Mechanical equinoctial sundial, signed "Jo. / Antonius / Schega".
Brass and steel. Rectangular base, compass with silvered scale, table of latitude of 40 cities, folding plummet, and three screw feet, hour and minute scales with engraved foliate decorations, signature, pointer and steel axis (one pointer and alidade missing), back with cased crank wheels.
Rare mechanical equinoctial table sundial by J. A. Schega, active in Augsburg, Munich, and Vienna. Born in Neustadtl (Rudolfswerth, now Novo Mesto, Carniola, Slovenia) as the son of the gunsmith Andreas Schega and his wife Catherina, the instrument maker Schega is first mentioned as a "mechanical artist" in Vienna in 1771. Here he built special lathes for artists as well as a machine for sharpening quills. His work in Augsburg and Munich is proved by a sundial in the History of Science Museum at the University of Oxford, signed "Antonius / Schega / in Augspurg / fecit" (Inv.-Nr. 33397, Coll. Billmeir), and by a sundial marked "Munich" that is now stored at the Technical Museum in Prague (cf. Webster Instrument Database). Johann Anton's brothers were Franz Andreas Schega (1711-87), active as a gunsmith and medalist in Munich since 1730, and Bartholoaeus Schega, another medalist active in Vienna.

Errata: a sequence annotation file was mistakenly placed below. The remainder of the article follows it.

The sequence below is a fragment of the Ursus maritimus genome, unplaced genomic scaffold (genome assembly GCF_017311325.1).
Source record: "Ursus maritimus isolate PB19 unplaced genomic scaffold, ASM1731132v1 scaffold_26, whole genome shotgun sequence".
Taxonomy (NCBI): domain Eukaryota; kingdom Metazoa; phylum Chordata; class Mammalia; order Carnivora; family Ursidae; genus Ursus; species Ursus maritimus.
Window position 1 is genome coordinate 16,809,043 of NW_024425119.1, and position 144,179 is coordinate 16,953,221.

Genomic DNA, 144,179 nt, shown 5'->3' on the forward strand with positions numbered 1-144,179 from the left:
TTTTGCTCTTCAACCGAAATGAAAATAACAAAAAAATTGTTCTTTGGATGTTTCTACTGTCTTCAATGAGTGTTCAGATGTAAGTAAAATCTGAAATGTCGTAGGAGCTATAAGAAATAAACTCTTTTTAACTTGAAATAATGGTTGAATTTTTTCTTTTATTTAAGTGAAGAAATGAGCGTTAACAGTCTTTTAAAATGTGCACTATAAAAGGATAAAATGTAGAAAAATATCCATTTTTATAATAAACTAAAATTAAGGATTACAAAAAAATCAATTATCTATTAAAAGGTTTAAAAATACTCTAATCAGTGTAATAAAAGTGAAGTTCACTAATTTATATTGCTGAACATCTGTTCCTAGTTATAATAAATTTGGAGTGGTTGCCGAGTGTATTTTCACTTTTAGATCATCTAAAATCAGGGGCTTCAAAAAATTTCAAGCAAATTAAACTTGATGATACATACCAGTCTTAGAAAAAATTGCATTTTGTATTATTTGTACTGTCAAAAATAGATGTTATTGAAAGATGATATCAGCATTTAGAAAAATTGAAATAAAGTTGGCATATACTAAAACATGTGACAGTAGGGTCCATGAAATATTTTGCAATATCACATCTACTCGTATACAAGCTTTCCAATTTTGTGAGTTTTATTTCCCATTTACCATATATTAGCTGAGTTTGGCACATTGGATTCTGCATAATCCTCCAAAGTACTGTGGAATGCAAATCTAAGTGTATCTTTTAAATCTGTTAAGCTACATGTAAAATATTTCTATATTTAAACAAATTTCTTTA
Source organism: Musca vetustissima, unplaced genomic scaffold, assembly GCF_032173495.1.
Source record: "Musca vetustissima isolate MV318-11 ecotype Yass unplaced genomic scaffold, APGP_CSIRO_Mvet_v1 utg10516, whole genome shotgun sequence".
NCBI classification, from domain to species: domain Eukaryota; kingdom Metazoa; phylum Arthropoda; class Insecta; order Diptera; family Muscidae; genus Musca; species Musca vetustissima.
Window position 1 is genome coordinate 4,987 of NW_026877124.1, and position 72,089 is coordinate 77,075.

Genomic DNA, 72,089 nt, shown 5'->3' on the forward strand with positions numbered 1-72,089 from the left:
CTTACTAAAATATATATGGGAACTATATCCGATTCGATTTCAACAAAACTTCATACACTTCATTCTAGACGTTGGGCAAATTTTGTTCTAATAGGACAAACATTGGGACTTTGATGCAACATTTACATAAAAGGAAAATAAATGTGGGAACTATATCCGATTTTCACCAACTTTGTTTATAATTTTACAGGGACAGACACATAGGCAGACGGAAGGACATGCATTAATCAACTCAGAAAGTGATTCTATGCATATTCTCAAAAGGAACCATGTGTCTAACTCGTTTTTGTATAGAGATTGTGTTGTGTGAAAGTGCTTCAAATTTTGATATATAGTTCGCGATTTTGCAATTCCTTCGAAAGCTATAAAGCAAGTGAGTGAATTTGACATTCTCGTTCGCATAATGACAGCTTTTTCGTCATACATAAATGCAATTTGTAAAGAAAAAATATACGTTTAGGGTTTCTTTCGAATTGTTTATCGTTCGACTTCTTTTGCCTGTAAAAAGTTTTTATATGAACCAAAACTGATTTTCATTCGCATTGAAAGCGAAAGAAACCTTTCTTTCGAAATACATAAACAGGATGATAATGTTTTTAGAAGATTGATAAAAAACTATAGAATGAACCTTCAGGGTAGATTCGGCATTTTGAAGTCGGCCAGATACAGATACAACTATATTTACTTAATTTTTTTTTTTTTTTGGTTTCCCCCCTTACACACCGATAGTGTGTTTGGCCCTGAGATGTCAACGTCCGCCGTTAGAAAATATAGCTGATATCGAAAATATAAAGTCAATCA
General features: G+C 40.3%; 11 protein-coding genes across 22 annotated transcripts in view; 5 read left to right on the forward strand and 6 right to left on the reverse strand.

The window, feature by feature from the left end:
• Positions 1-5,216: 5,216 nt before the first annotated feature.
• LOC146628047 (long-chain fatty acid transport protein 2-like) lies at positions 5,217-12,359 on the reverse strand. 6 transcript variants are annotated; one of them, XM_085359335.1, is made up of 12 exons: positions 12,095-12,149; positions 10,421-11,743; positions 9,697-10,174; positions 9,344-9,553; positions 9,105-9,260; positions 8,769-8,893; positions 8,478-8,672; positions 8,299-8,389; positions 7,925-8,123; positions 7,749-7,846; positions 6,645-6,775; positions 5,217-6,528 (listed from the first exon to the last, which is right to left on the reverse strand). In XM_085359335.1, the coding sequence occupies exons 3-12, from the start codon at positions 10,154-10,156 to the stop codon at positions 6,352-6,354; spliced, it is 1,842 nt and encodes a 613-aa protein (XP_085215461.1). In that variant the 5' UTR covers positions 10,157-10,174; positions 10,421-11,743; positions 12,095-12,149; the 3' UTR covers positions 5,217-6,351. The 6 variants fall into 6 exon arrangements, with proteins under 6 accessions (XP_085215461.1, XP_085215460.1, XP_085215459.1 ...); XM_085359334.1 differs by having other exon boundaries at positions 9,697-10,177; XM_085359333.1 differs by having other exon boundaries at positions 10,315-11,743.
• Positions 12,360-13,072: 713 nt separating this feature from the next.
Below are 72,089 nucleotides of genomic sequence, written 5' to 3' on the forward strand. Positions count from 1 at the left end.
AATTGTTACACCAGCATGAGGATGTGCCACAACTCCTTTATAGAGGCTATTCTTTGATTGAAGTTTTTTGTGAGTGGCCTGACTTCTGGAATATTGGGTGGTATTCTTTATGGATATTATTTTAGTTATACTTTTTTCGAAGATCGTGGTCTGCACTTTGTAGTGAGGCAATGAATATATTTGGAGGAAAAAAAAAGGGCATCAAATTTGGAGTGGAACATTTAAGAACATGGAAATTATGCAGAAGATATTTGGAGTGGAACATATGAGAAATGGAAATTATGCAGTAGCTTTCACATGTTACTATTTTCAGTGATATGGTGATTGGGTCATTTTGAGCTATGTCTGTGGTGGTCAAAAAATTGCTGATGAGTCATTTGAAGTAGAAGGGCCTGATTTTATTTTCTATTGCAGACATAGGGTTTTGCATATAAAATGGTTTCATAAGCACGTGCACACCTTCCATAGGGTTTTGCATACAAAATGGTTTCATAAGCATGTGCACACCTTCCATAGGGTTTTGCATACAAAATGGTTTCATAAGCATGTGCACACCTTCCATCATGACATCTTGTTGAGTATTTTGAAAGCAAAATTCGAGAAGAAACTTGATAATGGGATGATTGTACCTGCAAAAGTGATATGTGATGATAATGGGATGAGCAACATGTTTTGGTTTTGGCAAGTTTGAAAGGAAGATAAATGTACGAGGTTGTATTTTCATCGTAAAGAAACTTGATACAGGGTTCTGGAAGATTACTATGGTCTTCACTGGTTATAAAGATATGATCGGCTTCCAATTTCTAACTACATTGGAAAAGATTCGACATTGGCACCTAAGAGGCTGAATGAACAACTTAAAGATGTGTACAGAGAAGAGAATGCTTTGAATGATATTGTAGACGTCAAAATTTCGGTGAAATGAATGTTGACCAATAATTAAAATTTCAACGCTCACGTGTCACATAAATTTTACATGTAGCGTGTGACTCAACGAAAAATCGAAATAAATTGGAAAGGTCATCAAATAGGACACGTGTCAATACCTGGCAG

Very prettily preserved.
Cf. Maximilian Bobinger, Alt-Augsburger Kompassmacher (Augsburg, 1966). The Salton Collection, Renaissance & Baroque Medals & Plaquettes, Bowdoin College Museum of Art (Brunswick, 1965). C. H. Josen, Scientific Instruments 13th-19th century, The Collection of J. A. Billmeir, Exhibited by the Museum of the History of Science (Oxford, 1955). La Collection Greppin, Instruments Scientifiques (Galerie Koller Zürich, 1975). Mailly, N. E., Catalogue des Collections Du Musée de l’Industrie (Bruxelles 1846).
Other mechanical equinoctial sundials by Schega are in the History of Science Museum, University of Oxford, Inv.-Nr. 33397, Collection Billmeir; in der Greppin Collection, 1975, Nr. 3150 (nearly identical); see also Sotheby's Paris, 4 Nov. 2015, lot 265 = Sothebys New York 25 April 1998, lot 233. The Webster Instrument Database accounts for further mechanical specimens in the Technical Museum in Prague, at Koller (Zurich), 17. Nov. 1973, and in a private collection. Additional, non-mechanical specimens are in the Munich City Museum, Spitzer sale (Paris 1893), at the Franconian Museum in Würzburg, and at the Bavarian National Museum in Munich.